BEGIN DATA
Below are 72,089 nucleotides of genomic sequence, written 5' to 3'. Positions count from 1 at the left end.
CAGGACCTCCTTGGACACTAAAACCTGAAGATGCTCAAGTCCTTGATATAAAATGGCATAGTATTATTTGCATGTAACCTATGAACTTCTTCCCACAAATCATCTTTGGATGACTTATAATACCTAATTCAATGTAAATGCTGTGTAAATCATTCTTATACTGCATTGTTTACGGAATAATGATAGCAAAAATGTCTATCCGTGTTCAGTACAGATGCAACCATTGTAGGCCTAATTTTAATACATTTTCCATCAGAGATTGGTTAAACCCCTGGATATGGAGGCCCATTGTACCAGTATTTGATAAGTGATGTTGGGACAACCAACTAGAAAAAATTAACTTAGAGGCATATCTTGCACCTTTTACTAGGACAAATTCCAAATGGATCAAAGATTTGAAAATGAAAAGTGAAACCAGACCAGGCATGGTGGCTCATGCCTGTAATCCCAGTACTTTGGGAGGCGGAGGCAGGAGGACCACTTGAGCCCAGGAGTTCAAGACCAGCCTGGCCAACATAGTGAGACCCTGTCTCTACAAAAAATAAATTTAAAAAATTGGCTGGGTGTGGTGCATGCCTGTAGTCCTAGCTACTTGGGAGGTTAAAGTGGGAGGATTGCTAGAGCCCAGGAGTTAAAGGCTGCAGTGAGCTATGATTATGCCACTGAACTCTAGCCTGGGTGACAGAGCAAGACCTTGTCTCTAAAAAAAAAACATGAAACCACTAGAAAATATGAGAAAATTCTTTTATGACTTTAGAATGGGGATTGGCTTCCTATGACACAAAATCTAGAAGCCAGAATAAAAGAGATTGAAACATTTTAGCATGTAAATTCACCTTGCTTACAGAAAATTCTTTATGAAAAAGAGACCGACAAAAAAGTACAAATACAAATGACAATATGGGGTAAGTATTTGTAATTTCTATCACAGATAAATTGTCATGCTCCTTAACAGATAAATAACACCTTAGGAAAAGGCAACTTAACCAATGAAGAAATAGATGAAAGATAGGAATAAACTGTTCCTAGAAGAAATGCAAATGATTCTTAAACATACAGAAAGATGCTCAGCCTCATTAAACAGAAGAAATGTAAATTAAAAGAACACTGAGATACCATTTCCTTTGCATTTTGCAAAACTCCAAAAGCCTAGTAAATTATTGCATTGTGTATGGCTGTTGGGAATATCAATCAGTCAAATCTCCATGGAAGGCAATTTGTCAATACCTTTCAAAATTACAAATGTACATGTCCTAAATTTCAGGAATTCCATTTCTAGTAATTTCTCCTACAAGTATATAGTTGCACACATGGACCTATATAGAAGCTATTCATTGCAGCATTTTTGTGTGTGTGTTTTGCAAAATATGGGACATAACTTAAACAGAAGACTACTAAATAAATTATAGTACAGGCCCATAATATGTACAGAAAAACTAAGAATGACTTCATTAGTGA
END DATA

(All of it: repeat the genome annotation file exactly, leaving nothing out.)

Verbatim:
Below are 72,089 nucleotides of genomic sequence, written 5' to 3'. Positions count from 1 at the left end.
CAGGACCTCCTTGGACACTAAAACCTGAAGATGCTCAAGTCCTTGATATAAAATGGCATAGTATTATTTGCATGTAACCTATGAACTTCTTCCCACAAATCATCTTTGGATGACTTATAATACCTAATTCAATGTAAATGCTGTGTAAATCATTCTTATACTGCATTGTTTACGGAATAATGATAGCAAAAATGTCTATCCGTGTTCAGTACAGATGCAACCATTGTAGGCCTAATTTTAATACATTTTCCATCAGAGATTGGTTAAACCCCTGGATATGGAGGCCCATTGTACCAGTATTTGATAAGTGATGTTGGGACAACCAACTAGAAAAAATTAACTTAGAGGCATATCTTGCACCTTTTACTAGGACAAATTCCAAATGGATCAAAGATTTGAAAATGAAAAGTGAAACCAGACCAGGCATGGTGGCTCATGCCTGTAATCCCAGTACTTTGGGAGGCGGAGGCAGGAGGACCACTTGAGCCCAGGAGTTCAAGACCAGCCTGGCCAACATAGTGAGACCCTGTCTCTACAAAAAATAAATTTAAAAAATTGGCTGGGTGTGGTGCATGCCTGTAGTCCTAGCTACTTGGGAGGTTAAAGTGGGAGGATTGCTAGAGCCCAGGAGTTAAAGGCTGCAGTGAGCTATGATTATGCCACTGAACTCTAGCCTGGGTGACAGAGCAAGACCTTGTCTCTAAAAAAAAAACATGAAACCACTAGAAAATATGAGAAAATTCTTTTATGACTTTAGAATGGGGATTGGCTTCCTATGACACAAAATCTAGAAGCCAGAATAAAAGAGATTGAAACATTTTAGCATGTAAATTCACCTTGCTTACAGAAAATTCTTTATGAAAAAGAGACCGACAAAAAAGTACAAATACAAATGACAATATGGGGTAAGTATTTGTAATTTCTATCACAGATAAATTGTCATGCTCCTTAACAGATAAATAACACCTTAGGAAAAGGCAACTTAACCAATGAAGAAATAGATGAAAGATAGGAATAAACTGTTCCTAGAAGAAATGCAAATGATTCTTAAACATACAGAAAGATGCTCAGCCTCATTAAACAGAAGAAATGTAAATTAAAAGAACACTGAGATACCATTTCCTTTGCATTTTGCAAAACTCCAAAAGCCTAGTAAATTATTGCATTGTGTATGGCTGTTGGGAATATCAATCAGTCAAATCTCCATGGAAGGCAATTTGTCAATACCTTTCAAAATTACAAATGTACATGTCCTAAATTTCAGGAATTCCATTTCTAGTAATTTCTCCTACAAGTATATAGTTGCACACATGGACCTATATAGAAGCTATTCATTGCAGCATTTTTGTGTGTGTGTTTTGCAAAATATGGGACATAACTTAAACAGAAGACTACTAAATAAATTATAGTACAGGCCCATAATATGTACAGAAAAACTAAGAATGACTTCATTAGTGA